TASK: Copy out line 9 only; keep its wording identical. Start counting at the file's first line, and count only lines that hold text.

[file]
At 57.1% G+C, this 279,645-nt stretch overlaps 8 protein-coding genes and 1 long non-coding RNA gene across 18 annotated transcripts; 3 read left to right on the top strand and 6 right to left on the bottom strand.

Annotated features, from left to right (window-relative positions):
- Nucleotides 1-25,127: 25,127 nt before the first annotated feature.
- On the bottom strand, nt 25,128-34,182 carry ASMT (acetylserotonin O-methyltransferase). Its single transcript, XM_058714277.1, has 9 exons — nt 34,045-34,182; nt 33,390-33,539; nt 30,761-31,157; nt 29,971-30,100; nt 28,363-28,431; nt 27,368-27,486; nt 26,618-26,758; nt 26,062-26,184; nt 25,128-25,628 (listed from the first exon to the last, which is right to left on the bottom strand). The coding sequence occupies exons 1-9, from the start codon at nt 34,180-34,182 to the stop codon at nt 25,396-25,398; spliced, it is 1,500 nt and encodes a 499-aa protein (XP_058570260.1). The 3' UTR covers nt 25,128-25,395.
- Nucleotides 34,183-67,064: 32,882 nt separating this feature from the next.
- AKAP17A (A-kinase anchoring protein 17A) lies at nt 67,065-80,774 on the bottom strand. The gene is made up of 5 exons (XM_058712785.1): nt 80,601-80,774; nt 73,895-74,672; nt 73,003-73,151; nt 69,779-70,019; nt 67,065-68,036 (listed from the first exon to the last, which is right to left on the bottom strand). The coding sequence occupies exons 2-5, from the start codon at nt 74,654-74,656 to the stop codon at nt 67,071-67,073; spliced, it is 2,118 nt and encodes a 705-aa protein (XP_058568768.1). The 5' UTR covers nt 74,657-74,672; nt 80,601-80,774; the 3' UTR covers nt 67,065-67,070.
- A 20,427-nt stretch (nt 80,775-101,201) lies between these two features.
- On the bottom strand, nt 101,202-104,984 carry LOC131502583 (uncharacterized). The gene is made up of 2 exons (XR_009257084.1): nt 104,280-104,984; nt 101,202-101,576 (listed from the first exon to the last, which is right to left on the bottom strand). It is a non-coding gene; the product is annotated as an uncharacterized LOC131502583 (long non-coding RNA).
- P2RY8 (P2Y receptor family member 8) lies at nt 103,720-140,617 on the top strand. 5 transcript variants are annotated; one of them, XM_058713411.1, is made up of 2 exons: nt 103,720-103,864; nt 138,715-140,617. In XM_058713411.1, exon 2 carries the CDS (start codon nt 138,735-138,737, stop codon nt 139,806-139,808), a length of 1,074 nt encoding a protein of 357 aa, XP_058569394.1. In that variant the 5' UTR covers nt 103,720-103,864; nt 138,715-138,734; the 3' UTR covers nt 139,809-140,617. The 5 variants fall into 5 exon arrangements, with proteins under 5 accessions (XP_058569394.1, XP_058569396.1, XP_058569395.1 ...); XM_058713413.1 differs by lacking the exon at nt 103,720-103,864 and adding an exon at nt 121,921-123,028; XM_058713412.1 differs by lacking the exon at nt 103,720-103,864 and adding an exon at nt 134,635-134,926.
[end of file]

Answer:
- P2RY8 (P2Y receptor family member 8) lies at nt 103,720-140,617 on the top strand. 5 transcript variants are annotated; one of them, XM_058713411.1, is made up of 2 exons: nt 103,720-103,864; nt 138,715-140,617. In XM_058713411.1, exon 2 carries the CDS (start codon nt 138,735-138,737, stop codon nt 139,806-139,808), a length of 1,074 nt encoding a protein of 357 aa, XP_058569394.1. In that variant the 5' UTR covers nt 103,720-103,864; nt 138,715-138,734; the 3' UTR covers nt 139,809-140,617. The 5 variants fall into 5 exon arrangements, with proteins under 5 accessions (XP_058569394.1, XP_058569396.1, XP_058569395.1 ...); XM_058713413.1 differs by lacking the exon at nt 103,720-103,864 and adding an exon at nt 121,921-123,028; XM_058713412.1 differs by lacking the exon at nt 103,720-103,864 and adding an exon at nt 134,635-134,926.